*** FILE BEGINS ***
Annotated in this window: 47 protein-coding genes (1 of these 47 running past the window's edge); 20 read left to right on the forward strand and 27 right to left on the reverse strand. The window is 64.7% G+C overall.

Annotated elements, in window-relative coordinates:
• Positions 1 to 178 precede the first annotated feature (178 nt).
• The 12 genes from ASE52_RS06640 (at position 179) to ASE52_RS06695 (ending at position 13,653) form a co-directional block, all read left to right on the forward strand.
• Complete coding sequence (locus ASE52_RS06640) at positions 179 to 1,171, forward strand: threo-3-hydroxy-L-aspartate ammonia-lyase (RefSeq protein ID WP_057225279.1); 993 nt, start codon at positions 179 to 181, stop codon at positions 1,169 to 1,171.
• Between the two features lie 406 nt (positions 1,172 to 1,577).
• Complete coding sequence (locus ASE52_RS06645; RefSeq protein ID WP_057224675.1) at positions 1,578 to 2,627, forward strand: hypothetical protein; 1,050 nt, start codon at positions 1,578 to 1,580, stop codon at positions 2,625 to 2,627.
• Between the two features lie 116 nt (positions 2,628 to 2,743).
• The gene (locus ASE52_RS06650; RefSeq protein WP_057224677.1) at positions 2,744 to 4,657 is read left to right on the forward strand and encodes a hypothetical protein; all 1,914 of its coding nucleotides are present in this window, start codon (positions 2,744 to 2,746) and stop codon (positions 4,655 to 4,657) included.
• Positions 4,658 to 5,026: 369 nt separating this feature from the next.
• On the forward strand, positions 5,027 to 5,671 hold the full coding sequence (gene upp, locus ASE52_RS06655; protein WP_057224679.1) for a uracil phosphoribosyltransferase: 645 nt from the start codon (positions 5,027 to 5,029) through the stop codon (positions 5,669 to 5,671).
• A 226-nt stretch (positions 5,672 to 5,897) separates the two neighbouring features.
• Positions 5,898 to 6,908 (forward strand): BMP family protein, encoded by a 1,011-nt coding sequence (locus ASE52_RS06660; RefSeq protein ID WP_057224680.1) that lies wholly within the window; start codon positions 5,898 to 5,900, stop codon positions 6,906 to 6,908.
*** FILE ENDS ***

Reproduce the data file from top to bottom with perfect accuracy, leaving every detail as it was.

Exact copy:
Annotated in this window: 47 protein-coding genes (1 of these 47 running past the window's edge); 20 read left to right on the forward strand and 27 right to left on the reverse strand. The window is 64.7% G+C overall.

Annotated elements, in window-relative coordinates:
• Positions 1 to 178 precede the first annotated feature (178 nt).
• The 12 genes from ASE52_RS06640 (at position 179) to ASE52_RS06695 (ending at position 13,653) form a co-directional block, all read left to right on the forward strand.
• Complete coding sequence (locus ASE52_RS06640) at positions 179 to 1,171, forward strand: threo-3-hydroxy-L-aspartate ammonia-lyase (RefSeq protein ID WP_057225279.1); 993 nt, start codon at positions 179 to 181, stop codon at positions 1,169 to 1,171.
• Between the two features lie 406 nt (positions 1,172 to 1,577).
• Complete coding sequence (locus ASE52_RS06645; RefSeq protein ID WP_057224675.1) at positions 1,578 to 2,627, forward strand: hypothetical protein; 1,050 nt, start codon at positions 1,578 to 1,580, stop codon at positions 2,625 to 2,627.
• Between the two features lie 116 nt (positions 2,628 to 2,743).
• The gene (locus ASE52_RS06650; RefSeq protein WP_057224677.1) at positions 2,744 to 4,657 is read left to right on the forward strand and encodes a hypothetical protein; all 1,914 of its coding nucleotides are present in this window, start codon (positions 2,744 to 2,746) and stop codon (positions 4,655 to 4,657) included.
• Positions 4,658 to 5,026: 369 nt separating this feature from the next.
• On the forward strand, positions 5,027 to 5,671 hold the full coding sequence (gene upp, locus ASE52_RS06655; protein WP_057224679.1) for a uracil phosphoribosyltransferase: 645 nt from the start codon (positions 5,027 to 5,029) through the stop codon (positions 5,669 to 5,671).
• A 226-nt stretch (positions 5,672 to 5,897) separates the two neighbouring features.
• Positions 5,898 to 6,908 (forward strand): BMP family protein, encoded by a 1,011-nt coding sequence (locus ASE52_RS06660; RefSeq protein ID WP_057224680.1) that lies wholly within the window; start codon positions 5,898 to 5,900, stop codon positions 6,906 to 6,908.